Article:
Susie Hargreaves, chief executive of the IWF, said: ‘Appalling crimes like this are becoming more and more prevalent as predatory and cynical abusers find new ways to reach and manipulate victims.
‘Elahi is now being made to pay for what he has done, but his victims are still living with a sentence all of their own.’
Sarah Ingram, Specialist Prosecutor for the CPS International Justice and Organised Crime Division, said: ‘The extent of the depraved and sickening offences that Elahi committed is truly shocking.
‘He manipulated vulnerable women and children for his personal gain, and his actions led others to do the same.
‘He has ruined the lives of his victims, and it is right that he has been sentenced today to the full extent of the law for his crimes.’
‘To know his vile reign of terror is over gives me relief’
One of Elahi’s victims – who was a schoolgirl at the time of the offences – said she tried to take a paracetamol overdose after learning he had uploaded her images to Twitter.
It was 12 months after she had sent him images that she received messages on her phone one morning showing her images online.
She said: ‘I still think about these incidents often which makes me sad.
‘I would say for two years this person has ruined my life, I was heartbroken. I remember my 16th birthday, I spent the night crying, I was severely depressed.
‘I had to basically pick up the pieces of my life and glue them back together. I am trying to move on but I find it very hard, I feel that this will be with me for the rest of my life.’
Another teenage victim said: ‘Knowing that this cancerous polyp of a human being has been caught gives me great relief. To know his vile reign of terror is over gives me relief.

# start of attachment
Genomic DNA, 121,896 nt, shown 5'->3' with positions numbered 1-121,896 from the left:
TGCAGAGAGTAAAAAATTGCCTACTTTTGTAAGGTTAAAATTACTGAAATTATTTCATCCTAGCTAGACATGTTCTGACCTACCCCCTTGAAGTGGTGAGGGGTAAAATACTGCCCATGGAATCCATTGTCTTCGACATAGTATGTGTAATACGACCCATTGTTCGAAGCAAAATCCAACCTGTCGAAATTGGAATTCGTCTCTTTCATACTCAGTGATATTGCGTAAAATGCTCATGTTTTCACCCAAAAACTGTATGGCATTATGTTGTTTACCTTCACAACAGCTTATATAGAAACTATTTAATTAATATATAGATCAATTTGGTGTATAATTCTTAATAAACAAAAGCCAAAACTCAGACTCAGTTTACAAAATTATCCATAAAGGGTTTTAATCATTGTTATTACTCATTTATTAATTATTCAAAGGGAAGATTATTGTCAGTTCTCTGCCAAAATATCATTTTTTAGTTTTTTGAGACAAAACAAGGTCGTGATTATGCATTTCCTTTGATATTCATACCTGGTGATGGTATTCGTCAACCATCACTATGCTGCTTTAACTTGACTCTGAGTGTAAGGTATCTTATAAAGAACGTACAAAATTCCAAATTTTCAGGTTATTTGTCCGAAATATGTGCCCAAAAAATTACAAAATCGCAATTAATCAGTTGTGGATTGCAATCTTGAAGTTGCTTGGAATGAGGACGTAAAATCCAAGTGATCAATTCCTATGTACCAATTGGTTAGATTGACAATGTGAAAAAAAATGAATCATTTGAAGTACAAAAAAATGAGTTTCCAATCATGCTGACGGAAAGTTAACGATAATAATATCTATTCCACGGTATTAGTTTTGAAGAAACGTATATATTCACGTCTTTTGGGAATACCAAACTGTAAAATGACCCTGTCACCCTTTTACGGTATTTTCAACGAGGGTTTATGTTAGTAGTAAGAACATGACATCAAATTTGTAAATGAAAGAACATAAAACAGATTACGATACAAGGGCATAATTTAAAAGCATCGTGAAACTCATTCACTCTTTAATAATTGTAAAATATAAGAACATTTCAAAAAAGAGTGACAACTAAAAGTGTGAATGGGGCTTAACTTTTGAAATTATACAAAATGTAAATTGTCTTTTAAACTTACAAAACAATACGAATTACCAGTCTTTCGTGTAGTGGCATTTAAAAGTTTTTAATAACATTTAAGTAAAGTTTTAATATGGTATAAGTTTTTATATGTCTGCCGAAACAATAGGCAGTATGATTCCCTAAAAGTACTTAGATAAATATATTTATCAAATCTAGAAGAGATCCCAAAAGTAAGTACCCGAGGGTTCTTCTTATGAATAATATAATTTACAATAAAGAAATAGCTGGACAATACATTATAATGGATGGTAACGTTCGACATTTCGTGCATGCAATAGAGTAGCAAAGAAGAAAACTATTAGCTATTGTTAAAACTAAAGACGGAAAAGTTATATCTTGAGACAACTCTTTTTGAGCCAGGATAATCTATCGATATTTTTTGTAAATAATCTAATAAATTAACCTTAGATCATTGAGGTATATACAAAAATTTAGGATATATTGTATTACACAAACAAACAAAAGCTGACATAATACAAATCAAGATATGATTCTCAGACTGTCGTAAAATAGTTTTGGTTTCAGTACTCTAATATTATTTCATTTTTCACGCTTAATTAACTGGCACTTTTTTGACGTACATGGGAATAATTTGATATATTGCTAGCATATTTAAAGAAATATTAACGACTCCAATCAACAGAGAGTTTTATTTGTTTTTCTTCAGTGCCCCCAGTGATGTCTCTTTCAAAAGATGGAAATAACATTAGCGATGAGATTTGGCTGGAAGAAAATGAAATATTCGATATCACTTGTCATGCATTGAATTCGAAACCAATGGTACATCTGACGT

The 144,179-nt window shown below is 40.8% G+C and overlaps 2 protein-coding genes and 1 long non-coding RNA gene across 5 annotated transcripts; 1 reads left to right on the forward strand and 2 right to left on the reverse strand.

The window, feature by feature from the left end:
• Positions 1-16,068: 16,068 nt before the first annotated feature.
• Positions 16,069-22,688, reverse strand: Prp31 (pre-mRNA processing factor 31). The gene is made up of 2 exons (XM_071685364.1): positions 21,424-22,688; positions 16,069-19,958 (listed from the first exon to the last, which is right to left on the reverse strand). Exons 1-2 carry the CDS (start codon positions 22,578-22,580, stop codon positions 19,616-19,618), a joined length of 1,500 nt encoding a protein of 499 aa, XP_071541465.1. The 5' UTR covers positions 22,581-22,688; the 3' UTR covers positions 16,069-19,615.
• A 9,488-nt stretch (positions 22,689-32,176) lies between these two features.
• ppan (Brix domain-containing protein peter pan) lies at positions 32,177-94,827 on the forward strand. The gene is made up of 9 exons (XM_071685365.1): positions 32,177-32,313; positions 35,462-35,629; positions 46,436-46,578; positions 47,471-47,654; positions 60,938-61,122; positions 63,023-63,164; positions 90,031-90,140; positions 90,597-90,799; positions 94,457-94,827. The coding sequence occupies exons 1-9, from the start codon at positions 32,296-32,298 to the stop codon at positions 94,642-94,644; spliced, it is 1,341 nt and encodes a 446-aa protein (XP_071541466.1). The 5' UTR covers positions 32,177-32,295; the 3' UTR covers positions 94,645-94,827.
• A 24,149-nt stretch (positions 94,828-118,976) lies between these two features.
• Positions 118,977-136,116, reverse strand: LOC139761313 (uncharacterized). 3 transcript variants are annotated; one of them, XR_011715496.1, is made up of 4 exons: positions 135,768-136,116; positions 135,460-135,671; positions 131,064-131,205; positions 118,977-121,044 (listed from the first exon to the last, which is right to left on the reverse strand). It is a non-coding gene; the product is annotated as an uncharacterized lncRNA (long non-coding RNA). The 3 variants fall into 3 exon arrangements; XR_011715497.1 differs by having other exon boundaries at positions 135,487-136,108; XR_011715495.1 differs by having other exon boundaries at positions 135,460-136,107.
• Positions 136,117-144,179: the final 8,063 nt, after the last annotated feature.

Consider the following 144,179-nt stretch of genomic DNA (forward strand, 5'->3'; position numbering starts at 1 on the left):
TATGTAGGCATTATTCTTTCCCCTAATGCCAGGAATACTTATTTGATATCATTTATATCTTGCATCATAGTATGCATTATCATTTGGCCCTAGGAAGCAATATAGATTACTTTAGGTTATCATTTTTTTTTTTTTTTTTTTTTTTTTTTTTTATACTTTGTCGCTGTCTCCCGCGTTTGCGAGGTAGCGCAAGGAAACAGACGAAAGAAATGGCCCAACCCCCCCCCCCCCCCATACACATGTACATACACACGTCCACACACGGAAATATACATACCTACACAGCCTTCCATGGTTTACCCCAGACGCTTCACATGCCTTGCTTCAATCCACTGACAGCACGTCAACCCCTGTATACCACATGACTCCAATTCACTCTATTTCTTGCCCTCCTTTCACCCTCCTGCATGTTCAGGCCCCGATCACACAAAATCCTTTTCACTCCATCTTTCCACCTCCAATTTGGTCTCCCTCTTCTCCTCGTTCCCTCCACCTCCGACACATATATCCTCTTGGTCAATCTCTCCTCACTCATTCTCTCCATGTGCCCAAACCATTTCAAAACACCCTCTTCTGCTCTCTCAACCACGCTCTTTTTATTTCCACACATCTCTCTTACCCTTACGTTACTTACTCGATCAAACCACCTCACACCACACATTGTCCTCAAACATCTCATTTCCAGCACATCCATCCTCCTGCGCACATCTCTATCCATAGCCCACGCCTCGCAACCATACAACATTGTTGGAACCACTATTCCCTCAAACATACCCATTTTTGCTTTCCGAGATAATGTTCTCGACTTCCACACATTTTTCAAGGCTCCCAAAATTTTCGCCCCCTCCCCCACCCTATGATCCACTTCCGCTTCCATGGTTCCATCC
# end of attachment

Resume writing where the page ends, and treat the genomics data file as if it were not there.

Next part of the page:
‘I am however shaken to my soul and completely horrified that I was part of this. I have a feeling of dread when I think about it that I can’t even describe and it will never leave me.’
Another victim said she considered taking her own life and is now on medication for anxiety and depression and is constantly worried that videos of her will emerge online again.
She said: ‘I wish that this had never happened to me. I hope I can put this behind me and get on with the rest of my life.’
Tony Cook, NCA head of CSA operations, added: ‘NCA investigators were horrified by what Elahi had done and stunned by the industrial scale of his worldwide offending.
‘The effects on the victims in this case will continue throughout the rest of their lives. I commend them for their bravery, and I urge anyone who is being abused online to report it. There is help available.
‘There are very many offenders like Elahi who mask their real identities with convincing personas to exploit both children and adults. It’s vital that parents speak with their children about who they communicate with online and what they share. These offences can happen to anyone.
‘We thank our international partners especially the FBI for the support given to us on this case.’